I still wrestle with these things. Back when I lived in Maryland, in my large house, I was making a lot of money and put some back into the economy by tearing a wall out of my kitchen and reconstructing it with firebrick so I could install a commercial Wolf 6-burner range. It was gorgeous, and threw a lot of heat (I like to sometimes sear things) but it was a professional’s tool – a serious amateur cook like me, using that to pan sear my scallops, was like the dotcom millionaire who buys a Ferrari and loses control of it pulling out of the parking lot. Yes, I know that guy. Anyhow, the cosmic joke was on me when I sold the house in 2000, to move to upstate Pennsylvania, and the lady who bought my house announced that she “loved it; she really needed to down-size because of her divorce and her staff was going to be much smaller so she needed someplace cute.” Cute. And she loved the stove and then said “too bad I can’t cook but it sure looks great.” I found myself wanting to say “you don’t need that!” about a stove that I didn’t need, either. I felt hoisted with my own petard.

This is just me free-associating about something beautiful that blind-sided me. I collect some small bits of art; I do have that particular vice. But I’m more likely to collect surface plates (I have several unused 24x18x3″ granite plates still in the crate in my store-room) but I have to admit that I’m less concerned with being humble than I am with appearing humble. That ghost won’t shut up.

I bet that after Alex’ video, sales will go through the roof. Good for them. I love it when artists are able to make beautiful things in this world of shit. But, yes, spending the money trying to promote green technology would be better.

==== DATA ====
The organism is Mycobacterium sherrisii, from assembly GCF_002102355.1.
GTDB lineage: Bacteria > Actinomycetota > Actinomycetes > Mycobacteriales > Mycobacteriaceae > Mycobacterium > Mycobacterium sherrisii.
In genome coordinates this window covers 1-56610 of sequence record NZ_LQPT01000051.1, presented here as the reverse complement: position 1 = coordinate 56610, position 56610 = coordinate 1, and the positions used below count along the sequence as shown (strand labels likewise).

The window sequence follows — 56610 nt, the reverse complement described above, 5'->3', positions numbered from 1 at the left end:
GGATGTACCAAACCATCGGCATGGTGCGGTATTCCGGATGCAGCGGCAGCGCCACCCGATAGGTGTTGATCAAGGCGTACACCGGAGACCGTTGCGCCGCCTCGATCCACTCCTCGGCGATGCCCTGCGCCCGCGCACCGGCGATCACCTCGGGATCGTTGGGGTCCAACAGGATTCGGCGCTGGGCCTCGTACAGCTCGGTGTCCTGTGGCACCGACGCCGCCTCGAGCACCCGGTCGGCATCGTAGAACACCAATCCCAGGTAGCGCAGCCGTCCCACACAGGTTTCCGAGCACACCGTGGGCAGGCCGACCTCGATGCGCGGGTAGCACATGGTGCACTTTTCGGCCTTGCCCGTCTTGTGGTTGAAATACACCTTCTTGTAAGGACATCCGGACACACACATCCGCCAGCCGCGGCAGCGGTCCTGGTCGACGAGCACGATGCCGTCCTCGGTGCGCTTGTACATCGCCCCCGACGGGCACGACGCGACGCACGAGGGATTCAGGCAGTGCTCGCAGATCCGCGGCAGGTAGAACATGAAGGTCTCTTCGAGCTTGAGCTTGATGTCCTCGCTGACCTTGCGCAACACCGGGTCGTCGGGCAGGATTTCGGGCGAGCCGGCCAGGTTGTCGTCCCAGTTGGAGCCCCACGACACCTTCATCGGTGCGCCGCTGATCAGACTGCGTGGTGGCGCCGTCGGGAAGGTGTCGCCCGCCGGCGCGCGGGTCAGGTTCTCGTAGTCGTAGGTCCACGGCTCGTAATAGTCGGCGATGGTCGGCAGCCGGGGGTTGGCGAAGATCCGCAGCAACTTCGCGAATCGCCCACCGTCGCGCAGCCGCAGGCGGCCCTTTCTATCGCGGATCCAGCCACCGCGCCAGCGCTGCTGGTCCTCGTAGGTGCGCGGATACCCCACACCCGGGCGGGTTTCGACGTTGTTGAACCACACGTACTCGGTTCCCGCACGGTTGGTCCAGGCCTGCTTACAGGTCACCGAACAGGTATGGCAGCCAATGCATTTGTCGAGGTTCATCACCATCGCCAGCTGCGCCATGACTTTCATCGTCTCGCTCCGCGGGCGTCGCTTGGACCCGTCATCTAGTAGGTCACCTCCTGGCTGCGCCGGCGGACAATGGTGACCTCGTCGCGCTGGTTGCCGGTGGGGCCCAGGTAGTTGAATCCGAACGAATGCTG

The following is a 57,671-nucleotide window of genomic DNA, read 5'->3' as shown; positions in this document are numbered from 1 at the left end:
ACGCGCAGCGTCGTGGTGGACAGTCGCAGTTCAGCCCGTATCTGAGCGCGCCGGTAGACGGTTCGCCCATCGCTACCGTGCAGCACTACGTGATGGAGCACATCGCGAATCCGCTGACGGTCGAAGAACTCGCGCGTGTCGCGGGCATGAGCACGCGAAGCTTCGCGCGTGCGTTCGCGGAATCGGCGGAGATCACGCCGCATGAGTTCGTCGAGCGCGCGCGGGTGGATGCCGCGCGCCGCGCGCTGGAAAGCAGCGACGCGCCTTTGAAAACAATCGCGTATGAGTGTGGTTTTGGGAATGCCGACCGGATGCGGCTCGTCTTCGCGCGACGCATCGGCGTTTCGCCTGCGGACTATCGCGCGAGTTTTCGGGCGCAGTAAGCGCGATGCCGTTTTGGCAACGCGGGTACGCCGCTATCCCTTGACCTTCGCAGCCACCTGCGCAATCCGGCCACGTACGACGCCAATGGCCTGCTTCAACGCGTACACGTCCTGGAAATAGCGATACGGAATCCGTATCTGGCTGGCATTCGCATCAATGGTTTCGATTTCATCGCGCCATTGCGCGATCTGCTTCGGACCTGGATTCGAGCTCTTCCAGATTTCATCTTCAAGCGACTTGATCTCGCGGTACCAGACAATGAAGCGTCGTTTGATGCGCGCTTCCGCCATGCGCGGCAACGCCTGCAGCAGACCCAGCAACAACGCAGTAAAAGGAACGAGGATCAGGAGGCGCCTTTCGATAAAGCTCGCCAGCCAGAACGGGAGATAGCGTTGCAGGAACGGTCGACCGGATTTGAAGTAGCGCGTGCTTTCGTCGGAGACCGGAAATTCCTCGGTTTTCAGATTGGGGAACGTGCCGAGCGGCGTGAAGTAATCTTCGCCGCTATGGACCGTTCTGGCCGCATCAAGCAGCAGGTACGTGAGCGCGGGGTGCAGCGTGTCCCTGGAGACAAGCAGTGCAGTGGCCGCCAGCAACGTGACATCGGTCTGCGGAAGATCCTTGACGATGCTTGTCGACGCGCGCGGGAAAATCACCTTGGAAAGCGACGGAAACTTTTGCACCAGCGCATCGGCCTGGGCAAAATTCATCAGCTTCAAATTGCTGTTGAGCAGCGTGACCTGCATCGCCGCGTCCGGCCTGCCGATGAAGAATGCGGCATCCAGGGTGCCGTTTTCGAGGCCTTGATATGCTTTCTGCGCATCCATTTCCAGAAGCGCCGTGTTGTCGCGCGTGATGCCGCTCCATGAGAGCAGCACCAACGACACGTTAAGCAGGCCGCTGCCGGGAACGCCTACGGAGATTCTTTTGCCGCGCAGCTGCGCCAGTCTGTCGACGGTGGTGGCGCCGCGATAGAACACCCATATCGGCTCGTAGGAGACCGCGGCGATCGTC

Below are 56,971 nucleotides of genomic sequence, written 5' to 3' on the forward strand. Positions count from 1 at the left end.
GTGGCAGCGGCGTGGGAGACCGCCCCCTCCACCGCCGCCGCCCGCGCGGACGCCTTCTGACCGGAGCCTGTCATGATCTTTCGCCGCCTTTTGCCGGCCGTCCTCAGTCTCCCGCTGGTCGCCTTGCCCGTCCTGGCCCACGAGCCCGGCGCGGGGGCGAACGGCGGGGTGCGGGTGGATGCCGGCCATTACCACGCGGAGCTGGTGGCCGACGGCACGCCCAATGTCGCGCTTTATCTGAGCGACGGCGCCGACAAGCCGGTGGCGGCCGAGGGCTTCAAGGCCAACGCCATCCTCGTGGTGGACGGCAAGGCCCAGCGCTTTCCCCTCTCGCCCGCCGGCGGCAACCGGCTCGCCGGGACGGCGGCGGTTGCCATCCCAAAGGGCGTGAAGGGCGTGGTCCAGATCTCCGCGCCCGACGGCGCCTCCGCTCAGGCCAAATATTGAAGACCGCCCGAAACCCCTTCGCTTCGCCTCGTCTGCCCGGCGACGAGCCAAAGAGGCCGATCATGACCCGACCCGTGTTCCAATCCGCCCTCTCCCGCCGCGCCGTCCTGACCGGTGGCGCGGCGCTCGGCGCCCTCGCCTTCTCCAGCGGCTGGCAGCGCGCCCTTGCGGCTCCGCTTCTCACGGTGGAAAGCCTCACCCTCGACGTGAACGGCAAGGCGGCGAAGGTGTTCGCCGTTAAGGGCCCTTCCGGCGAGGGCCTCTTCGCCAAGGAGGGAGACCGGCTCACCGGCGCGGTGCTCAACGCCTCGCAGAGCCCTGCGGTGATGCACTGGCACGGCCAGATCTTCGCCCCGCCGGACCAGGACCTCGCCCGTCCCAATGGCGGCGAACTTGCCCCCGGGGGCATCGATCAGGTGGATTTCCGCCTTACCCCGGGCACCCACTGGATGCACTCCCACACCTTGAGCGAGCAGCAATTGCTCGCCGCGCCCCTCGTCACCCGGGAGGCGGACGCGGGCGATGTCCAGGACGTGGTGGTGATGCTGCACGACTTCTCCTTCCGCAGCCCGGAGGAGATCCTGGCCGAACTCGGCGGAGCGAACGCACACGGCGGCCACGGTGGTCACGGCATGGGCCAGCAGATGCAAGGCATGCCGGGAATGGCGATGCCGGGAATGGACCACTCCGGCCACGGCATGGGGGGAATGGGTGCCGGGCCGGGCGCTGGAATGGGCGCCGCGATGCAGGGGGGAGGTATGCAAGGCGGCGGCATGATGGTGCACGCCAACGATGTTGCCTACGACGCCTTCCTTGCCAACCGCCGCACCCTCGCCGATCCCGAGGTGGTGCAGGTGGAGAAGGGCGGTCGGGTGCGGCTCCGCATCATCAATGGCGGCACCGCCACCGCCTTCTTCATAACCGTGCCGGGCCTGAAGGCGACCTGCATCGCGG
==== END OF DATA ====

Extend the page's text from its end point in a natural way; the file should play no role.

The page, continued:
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Obviously, the thing to do would be to try to make the ultimate pimped wok. But I’m not going to try; I have too many other projects in line ahead of that. Enough to keep me busy until I’m dead. I.e.: I don’t need it.

The “Western Europe” bit was a charming dig from the panmakers’ website – apparently they don’t think very highly of French cuisine or pans (admittedly, the Turks were eating great stuff while the French were still in the “roasting meat on a spit” stage of culinary development. Now, I am curious as to whether there are any good comparisons of, say, Seljuk cuisine versus European during the time of the crusades.


  1. flex says

    For the past half-dozen years I’ve been halfheartedly studying the history and culture of Al-Andalus. The 700-long occupation of the Moors in the Iberian peninsula. Well, I’ve got to do something with my free time.

    Some of the earliest western cookbooks are from this culture (I don’t know when cookbooks started to be written in the eastern cultures). In the introduction to one of the cookbooks I’ve read, the following story is told. I’ll have to paraphrase a story from one of them, because I don’t have it in front of me, but it went something like this:

    The chef to the Caliph was visiting friends and they asked how the chef was able to make a certain baked dish taste so wonderful when he made it, while their own cook’s version of the dish wasn’t very good at all. The famous chef said, “Send for your cook.” When the cook arrived, the chef said, “Bring me the pot you use to cook the dish.” The cook returned with the pot. The chef smelled the pot, and said, “Go scrub this with sand and bring it back.” So the cook scrubbed the pot with sand, while the chef continued to enjoy the games with his friends. When the pot had been scrubbed and presented for inspection, the chef sniffed it and said, “Do it again.” Three times the cook scrubbed the pot with sand. Then the chef smelled the pot and said, “Now scrub the pot with celery leaves.” This was done three times before the chef finally said, “Okay, now cook the dish as you normally do.”

    When the dish arrived, it was far better than what the cook has ever produced before. The chef said it was fit for the sultan.

    The chef explained to his friend, “Silvered pans and expensive cookware are no replacement for cleanliness. As long as the cook selects wholesome ingredients, prepares the food properly, and cleans their tools well, the meanest household can have food fit for the sultan.”


  2. says

    Have you seen this?
    How a Former Rocket Scientist Makes the Best Copper Pots in America — Handmade